There’s a good thread on the WHATWG listserv about the “non-trivial pieces of data” idea. Like some of the commenters my question would be “Where do we draw the line?” and “Are these features that we build *into* a browser really going to be useful once that browser is actually published?” Meaning, have we moved on from needing that as a technique by the time they’re really available.

        Offer a rejoinder↓
        • I think your comment on (1) summarizes and highlights the challenge here. We do need a better way forward, and particularly when we’re delivering application (or application-like) functionality, the temptation is there and strong to deliver totally different content. I’m just persuaded – both by the ideological arguments put forward by guys like Ethan Marcotte, and by my own personal interactions with sites – that it’s not the best way forward. Unfortunately, we haven’t yet nailed down a single “best way forward” yet; I think responsive flow with media queries is part of it, and I think the kinds of things you’re pushing for with responsive templating are actually a really neat future part of it. (It’s sometimes easy to forget that “responsive” as a general part of design is only a little over a year old. It’s come a long ways in that time, but it’s still in its infancy or at most toddlerhood, even when compared to the rest of the web.)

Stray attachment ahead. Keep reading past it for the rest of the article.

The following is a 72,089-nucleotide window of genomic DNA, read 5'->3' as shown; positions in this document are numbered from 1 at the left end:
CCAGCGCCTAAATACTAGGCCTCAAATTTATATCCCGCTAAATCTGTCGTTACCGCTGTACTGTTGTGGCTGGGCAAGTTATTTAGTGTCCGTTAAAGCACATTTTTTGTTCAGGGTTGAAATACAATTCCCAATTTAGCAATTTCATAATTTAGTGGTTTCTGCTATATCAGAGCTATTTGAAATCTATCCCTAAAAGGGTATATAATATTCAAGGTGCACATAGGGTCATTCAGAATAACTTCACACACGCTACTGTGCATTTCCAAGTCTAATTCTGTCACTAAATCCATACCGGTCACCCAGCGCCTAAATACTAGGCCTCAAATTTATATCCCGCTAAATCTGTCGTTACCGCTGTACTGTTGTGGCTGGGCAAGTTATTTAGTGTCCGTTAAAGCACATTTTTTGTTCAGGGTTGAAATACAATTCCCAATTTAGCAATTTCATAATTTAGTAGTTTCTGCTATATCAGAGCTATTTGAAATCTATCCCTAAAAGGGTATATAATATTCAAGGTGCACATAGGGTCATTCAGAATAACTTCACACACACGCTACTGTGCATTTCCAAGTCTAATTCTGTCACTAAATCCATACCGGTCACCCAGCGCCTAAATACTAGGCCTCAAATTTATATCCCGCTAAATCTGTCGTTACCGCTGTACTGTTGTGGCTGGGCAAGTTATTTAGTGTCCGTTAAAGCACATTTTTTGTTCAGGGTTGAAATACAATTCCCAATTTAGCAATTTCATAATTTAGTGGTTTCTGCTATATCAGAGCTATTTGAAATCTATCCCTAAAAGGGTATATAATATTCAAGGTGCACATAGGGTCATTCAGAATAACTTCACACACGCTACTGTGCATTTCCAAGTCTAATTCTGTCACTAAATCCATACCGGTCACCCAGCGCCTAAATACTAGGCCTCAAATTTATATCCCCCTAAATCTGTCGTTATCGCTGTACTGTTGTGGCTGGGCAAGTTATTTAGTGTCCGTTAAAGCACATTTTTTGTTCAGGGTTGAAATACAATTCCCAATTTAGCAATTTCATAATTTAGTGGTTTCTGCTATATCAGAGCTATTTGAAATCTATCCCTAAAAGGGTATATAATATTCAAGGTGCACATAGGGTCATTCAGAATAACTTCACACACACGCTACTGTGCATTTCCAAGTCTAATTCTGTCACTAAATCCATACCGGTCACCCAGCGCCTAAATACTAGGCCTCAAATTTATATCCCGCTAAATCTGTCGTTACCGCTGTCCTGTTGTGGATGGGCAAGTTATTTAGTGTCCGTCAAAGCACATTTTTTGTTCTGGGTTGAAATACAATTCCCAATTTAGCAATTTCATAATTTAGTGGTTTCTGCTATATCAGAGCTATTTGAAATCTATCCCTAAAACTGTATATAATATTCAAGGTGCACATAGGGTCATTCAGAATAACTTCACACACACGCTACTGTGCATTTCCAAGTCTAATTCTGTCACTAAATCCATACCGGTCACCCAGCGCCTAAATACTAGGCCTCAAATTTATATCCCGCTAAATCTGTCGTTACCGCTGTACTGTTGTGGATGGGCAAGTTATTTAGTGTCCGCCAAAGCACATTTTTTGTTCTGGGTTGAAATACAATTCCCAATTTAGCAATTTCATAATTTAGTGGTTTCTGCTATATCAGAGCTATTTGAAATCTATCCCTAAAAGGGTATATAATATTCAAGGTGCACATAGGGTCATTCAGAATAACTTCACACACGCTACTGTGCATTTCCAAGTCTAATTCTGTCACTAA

Thanks for the link; I’ll read through that. I think the question you’re raising (and they apparently are) is a good one. There are a few that I don’t see going away – bandwidth in particular, but perhaps all of the ones I noted – but I can also see how easily that sort of thing could get carried away. The last thing we want to do is burden the browsers with implementing things no one will actually use. Use cases like the one you laid out, or the first couple proposed approaches for <picture>, convince me that some of these can and should have a life of their own in the browser. The trick is figuring out which ones.

          Thanks again for provoking a good discussion and helping me suss out these thoughts a bit more carefully. :)

          Offer a rejoinder↓